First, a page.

The mitochondrial trifunctional protein, composed of 4 alpha and 4 beta subunits, catalyzes 3 steps in mitochondrial beta-oxidation of fatty acids: long-chain 3-hydroxyacyl-CoA dehydrogenase (LCHAD), long-chain enoyl-CoA hydratase, and long-chain thiolase activities. Trifunctional protein deficiency is characterized by decreased activity of all 3 enzymes. Clinically, classic trifunctional protein deficiency can be classified into 3 main clinical phenotypes: neonatal onset of a severe, lethal condition resulting in sudden unexplained infant death (SIDS; 272120), infantile onset of a hepatic Reye-like syndrome, and late-adolescent onset of primarily a skeletal myopathy (summary by Spiekerkoetter et al., 2003). Some patients with MTP deficiency show a protracted progressive course associated with myopathy, recurrent rhabdomyolysis, and sensorimotor axonal neuropathy. These patients tend to survive into adolescence and adulthood (den Boer et al., 2003). See mitochondrial trifunctional protein deficiency-1 (609015), caused by mutation in the HADHA gene (600890), the alpha subunit of mitochondrial trifunctional protein.
Congenital disorder of glycosylation, type IIaa
MedGen UID:
1841287
Concept ID:
C5830651
Disease or Syndrome
Congenital disorder of glycosylation type IIaa (CDG2AA) is an autosomal recessive disorder characterized by infantile mortality due to liver disease, skeletal abnormalities, and protein glycosylation defects (Linders et al., 2021). For an overview of congenital disorders of glycosylation, see CDG1A (212065) and CDG2A (212066).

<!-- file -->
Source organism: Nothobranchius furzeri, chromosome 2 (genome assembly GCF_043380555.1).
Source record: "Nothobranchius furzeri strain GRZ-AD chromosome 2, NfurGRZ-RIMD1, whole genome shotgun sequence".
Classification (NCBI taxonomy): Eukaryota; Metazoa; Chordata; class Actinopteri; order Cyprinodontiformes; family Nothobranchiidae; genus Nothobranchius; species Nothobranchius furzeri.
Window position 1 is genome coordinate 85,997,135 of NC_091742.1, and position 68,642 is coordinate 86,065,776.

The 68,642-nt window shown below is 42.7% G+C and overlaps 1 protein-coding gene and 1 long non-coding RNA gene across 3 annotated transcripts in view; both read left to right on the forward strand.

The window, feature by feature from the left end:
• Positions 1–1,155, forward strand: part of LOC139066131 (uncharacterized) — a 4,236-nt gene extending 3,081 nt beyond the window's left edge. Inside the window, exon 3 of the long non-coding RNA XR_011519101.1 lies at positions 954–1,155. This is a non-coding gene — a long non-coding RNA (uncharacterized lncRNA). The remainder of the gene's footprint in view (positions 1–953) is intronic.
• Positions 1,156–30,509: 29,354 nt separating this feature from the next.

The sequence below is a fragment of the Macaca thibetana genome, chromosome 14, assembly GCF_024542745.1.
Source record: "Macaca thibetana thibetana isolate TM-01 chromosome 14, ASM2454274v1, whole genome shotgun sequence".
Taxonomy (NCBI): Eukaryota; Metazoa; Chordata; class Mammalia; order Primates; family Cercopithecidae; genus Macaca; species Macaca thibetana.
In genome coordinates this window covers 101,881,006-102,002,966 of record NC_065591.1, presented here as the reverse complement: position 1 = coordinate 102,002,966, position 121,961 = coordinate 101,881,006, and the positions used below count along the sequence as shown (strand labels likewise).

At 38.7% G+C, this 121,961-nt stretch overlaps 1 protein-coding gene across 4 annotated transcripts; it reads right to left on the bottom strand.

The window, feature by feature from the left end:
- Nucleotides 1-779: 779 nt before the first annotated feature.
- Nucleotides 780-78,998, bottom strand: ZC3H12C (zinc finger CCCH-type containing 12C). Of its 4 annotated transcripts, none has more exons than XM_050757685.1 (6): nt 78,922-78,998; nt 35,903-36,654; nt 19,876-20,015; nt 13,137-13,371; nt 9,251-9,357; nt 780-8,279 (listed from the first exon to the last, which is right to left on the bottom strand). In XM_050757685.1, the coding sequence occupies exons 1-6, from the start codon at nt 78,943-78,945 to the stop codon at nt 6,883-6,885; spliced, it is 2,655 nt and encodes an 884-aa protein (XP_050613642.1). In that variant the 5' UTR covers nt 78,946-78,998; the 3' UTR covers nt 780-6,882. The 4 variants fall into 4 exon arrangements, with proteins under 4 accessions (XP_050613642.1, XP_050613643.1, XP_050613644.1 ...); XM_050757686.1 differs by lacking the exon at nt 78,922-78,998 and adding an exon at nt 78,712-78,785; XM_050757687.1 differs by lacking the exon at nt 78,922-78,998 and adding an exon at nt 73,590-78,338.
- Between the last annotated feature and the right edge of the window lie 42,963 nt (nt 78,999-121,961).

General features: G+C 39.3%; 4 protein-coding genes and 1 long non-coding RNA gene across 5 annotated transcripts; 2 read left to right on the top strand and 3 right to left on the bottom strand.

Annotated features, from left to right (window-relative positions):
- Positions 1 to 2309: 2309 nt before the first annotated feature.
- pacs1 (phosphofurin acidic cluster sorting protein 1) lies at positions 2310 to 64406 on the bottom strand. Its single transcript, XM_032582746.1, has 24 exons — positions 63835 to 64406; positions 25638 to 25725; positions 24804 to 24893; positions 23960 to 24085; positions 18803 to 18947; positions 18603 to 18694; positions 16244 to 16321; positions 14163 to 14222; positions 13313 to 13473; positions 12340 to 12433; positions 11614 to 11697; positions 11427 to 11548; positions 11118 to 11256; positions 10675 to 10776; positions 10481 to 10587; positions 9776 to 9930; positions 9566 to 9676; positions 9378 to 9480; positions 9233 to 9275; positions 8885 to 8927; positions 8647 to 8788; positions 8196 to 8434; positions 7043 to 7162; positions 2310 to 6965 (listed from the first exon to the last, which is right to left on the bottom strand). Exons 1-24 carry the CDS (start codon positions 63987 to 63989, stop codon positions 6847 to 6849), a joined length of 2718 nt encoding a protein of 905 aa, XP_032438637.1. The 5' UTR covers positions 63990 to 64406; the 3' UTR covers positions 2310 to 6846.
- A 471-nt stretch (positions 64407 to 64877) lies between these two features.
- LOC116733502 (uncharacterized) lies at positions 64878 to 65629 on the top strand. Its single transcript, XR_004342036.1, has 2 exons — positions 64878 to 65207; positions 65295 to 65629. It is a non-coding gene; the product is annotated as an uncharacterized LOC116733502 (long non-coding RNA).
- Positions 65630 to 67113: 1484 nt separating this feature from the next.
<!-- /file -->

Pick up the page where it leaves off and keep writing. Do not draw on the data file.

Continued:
Professional guidelines

PubMed

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Okabayashi T, Shima Y, Sumiyoshi T, Kozuki A, Ito S, Ogawa Y, Kobayashi M, Hanazaki K
World J Gastroenterol 2013 Feb 14;19(6):829-37. doi: 10.3748/wjg.v19.i6.829. PMID: 23430217Free PMC Article

Recent clinical studies

Etiology

Hubbard EM, Hay WW Jr
Clin Perinatol 2021 Aug;48(3):665-679. doi: 10.1016/j.clp.2021.05.013. PMID: 34353586
Cruz P
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Therapy

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Prognosis

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Clinical prediction guides

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World J Gastroenterol 2013 Feb 14;19(6):829-37. doi: 10.3748/wjg.v19.i6.829. PMID: 23430217Free PMC Article

Recent systematic reviews

Singh AK, Singh A, Singh R, Misra A
Diabetes Metab Syndr 2022 Sep;16(9):102615. Epub 2022 Sep 7 doi: 10.1016/j.dsx.2022.102615. PMID: 36108418